No-Code: Breaking down barriers and revolutionising the startup landscape

The startup world is no stranger to fleeting fads. We’ve seen an influx of monthly subscription boxes, e-commerce savings communities, and even a rise in nostalgic games like Pokemon Go. While those were all fun and games while they lasted, users eventually lost interest and moved onto the next shiny thing.

But No-Code… No-Code is buying real estate, moving in, and revolutionising the startup community while it unpacks

Investment into No-Code platforms in 2020 has become incredibly strong. Nigel Sussman explained to his TechCrunch audience that, “no-code startups [are] on pace to raise at least $500 million at the very least in 2020. The real number is larger, and can swell sharply depending on how expansive your definition of the space is.” 

No-Code is so successful because of the barriers it is breaking down

One growing No-Code Platform,, was founded in 2012 in response to the founders, Emmanuel Straschnov and Josh Haas, noting how outdated coding had become. While Big Tech companies like Microsoft and Apple were making innovative computing advancements over the past 50 years, coding sat at a standstill. In reflecting on this half-century and looking forward to the next, the Bubble team realised, “The future is a world where programming is self-explanatory; where people talk to computers to build software. To get there, programming tools first need to begin using our language.”

The sustained investment into No-Code tools means that No-Code is maturing and delivering on the long-standing promise that anyone will be able to develop software without any coding skills. You no longer have to be a technically trained coder or developer to become a digital innovator. 

Prior to the emergence of No-Code, startup founders had no choice but to either invest their time into learning code or their money towards hiring a developer to create their platform and take their product to market. On average, between taking coding course upon course, or flipping through the portfolios of developers to find the perfect fit, the average Minimum Viable Product (or MVP) cost about $75,000 to build and 18 weeks to take to market. 

After spending that much time and money on a project, if your startup failed, it failed slowly, painfully, and at a huge loss.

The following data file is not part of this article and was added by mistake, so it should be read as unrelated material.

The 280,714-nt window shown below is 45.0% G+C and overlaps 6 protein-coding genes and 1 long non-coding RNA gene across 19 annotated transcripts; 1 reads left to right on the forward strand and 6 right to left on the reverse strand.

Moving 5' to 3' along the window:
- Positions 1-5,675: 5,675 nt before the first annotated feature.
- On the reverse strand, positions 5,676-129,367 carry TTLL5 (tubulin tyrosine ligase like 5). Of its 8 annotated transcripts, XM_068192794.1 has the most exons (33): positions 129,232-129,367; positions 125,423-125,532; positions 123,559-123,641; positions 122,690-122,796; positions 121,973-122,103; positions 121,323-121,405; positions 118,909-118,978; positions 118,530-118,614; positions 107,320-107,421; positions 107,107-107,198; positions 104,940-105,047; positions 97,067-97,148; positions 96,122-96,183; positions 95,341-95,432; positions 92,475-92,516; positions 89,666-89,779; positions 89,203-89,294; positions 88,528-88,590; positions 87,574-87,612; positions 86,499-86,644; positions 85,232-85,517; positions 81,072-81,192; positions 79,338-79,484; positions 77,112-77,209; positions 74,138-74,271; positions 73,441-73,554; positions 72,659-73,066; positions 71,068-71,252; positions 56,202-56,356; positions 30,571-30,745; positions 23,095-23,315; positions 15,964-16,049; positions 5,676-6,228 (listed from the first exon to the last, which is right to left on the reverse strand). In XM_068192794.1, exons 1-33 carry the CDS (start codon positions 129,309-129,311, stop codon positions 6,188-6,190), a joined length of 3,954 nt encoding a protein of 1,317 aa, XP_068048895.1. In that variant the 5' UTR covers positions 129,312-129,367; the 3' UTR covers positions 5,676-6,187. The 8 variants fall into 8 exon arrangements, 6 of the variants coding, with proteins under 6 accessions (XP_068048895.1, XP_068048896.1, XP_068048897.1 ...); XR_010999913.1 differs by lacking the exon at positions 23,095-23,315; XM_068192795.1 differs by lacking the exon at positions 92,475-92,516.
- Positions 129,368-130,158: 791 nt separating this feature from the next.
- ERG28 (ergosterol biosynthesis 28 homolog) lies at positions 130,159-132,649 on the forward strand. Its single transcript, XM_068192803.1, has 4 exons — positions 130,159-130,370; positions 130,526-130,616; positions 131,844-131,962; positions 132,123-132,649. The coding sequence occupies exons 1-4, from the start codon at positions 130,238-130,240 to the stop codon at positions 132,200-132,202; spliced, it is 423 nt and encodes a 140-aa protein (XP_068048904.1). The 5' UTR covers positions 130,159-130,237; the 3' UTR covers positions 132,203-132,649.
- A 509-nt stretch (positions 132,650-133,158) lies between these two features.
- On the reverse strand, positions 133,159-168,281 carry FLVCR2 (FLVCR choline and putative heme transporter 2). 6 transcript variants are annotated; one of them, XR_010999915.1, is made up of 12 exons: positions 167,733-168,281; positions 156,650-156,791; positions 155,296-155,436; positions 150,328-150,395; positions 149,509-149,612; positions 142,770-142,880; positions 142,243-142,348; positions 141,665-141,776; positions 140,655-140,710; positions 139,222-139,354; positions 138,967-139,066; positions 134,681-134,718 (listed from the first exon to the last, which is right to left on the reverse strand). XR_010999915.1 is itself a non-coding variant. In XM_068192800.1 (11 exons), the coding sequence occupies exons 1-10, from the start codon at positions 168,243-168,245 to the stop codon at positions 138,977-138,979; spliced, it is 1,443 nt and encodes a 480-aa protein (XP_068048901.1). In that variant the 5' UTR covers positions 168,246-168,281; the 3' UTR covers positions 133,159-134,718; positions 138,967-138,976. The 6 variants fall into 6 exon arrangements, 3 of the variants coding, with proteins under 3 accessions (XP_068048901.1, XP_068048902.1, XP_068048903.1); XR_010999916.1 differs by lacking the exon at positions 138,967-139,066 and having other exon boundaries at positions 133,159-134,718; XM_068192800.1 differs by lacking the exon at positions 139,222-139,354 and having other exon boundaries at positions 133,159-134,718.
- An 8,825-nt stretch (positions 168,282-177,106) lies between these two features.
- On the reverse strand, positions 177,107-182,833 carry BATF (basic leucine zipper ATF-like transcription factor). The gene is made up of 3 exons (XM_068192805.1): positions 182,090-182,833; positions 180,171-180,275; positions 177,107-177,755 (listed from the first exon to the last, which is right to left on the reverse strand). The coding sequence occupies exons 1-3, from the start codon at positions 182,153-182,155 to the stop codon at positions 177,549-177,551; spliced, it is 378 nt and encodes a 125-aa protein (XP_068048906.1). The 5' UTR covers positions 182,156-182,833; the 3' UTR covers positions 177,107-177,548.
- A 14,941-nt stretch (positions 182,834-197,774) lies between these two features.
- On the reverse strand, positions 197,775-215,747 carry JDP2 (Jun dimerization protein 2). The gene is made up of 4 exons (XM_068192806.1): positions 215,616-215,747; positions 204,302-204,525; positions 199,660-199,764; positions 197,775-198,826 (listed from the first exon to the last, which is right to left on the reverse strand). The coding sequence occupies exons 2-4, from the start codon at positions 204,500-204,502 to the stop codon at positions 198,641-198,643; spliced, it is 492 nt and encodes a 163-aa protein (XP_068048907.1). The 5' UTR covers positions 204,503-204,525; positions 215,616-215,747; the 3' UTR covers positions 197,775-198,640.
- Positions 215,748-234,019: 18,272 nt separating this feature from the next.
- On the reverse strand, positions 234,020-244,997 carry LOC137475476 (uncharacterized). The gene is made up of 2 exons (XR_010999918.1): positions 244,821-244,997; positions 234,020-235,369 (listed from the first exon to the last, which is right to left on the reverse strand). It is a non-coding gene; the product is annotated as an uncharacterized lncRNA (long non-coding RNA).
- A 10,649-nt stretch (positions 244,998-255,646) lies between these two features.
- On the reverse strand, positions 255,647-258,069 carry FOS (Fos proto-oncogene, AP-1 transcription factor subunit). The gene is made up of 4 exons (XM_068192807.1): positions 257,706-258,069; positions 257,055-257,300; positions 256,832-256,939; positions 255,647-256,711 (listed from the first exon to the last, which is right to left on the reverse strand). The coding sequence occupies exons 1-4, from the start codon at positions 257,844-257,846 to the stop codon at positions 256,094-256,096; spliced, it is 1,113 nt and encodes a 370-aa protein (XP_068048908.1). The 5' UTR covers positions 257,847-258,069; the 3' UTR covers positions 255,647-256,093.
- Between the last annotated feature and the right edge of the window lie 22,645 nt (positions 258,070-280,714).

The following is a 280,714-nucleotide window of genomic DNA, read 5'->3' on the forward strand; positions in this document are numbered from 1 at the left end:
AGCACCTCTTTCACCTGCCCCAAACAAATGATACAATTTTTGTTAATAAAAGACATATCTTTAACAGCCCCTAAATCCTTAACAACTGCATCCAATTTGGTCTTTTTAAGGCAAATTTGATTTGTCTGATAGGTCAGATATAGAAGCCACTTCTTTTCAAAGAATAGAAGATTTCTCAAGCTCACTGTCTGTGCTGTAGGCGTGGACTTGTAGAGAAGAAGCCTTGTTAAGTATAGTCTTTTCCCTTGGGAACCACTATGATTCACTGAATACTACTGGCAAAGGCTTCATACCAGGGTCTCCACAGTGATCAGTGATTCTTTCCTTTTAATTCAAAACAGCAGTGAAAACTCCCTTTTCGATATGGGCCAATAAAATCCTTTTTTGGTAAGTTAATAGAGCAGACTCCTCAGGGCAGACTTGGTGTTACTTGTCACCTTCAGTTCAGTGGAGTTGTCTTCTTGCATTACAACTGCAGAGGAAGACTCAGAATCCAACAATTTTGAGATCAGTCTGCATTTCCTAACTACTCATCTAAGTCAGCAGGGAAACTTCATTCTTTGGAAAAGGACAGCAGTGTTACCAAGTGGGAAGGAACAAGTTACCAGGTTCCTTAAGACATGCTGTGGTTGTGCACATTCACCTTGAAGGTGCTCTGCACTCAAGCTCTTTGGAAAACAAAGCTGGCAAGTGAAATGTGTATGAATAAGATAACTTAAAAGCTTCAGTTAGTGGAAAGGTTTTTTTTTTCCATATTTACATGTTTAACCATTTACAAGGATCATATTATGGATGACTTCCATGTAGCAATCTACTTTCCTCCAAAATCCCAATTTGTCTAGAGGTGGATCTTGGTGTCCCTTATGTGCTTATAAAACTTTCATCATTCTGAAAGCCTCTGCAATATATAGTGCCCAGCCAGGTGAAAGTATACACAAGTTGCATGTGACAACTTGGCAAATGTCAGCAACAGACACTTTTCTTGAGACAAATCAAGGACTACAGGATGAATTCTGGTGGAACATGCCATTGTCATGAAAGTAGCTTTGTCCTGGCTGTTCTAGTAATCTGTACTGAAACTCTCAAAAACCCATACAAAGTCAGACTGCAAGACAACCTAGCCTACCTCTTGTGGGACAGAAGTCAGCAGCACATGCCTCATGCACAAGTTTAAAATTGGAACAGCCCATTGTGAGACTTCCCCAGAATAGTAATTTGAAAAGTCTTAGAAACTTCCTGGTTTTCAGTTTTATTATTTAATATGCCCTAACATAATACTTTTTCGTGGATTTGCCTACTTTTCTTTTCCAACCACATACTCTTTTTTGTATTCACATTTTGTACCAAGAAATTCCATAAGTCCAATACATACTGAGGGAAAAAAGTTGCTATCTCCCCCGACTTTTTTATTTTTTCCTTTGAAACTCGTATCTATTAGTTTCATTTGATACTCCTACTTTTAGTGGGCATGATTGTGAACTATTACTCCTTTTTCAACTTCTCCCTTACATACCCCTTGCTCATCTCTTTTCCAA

With the help of No-Code technology, time and financial investments have been slashed. The average cost to build a No-Code MVP is less than $10,000 and it can go to market within mere weeks.

Would you rather work for years on your Next Big Idea, gaining momentum and confidence, just to have it fail once it is released - or utilise No-Code to quickly build an MVP, and find out it needs tweaking, pivoting, or a complete redesign within the same season? The decision is quite simple. 

This is a pivotal democratisation of the digital startup space

Matured No-Code platforms have created a boom in startups following the lean-startup methodology: fail fast through building MVP. This boom has been catalysed by COVID-19 as furloughed middle managers have thrown themselves into new business ventures and opportunities. Where there used to be one No-Code founder, there are now 100. 

This democratisation that No-Code has provided is global. Remote working has now made it possible for an American founder to work with a British agency, in order to deliver services into Africa, Russia, and China. As goes the digital world, we are now truly more connected than ever before, even in the midst of a global pandemic.

But, as costs fall and the learning curve flattens, founders are eschewing good practice in a race to push their products to the same-sized audiences as before. Consumers simply can’t keep up with the influx of startups that are inundating the market, resulting in higher failure rates and zombie applications. 

Nonetheless, the percentage of failures should not detract from the positive outcomes of No-Code. As most founders have the opportunity to build a successful startup firm, they are creating jobs and economic growth. 

In fact, this might be just what our mid-COVID world needs to get back on its feet

So what does this mean for the immediate future? Of course, some adjustments will need to be made among current stakeholders in the coding and technological world. 

For developers, the likely impact of No-Code will be downward pressure on price due to the significant increase in competition. To quote Zubair, one of our Million Labs founders, “Every failed founder becomes a freelancer.” Luckily, No-Code platforms will still require developers to code from the back-end to make the No-Code process seamless for users.

Pre-Seed, Seed, and Angel Investors will be presented with a high-volume flow of low-quality opportunities. They will need to design new processes in response to this. Just as user groups will act as gatekeepers to the influx of new apps and products, these investors cannot accept every single Next Big Idea that walks through their doors. 

At the rate No-Code is taking off, we will begin to see our first No-Code Unicorns by 2022. Through the decreased development, time, and financial barriers, these startups will have achieved this status twice as quickly as their ‘coded’ predecessors. 

One thing is for certain - the startup landscape is about to blossom with the creativity and innovation of founders who couldn’t quite find their voices prior.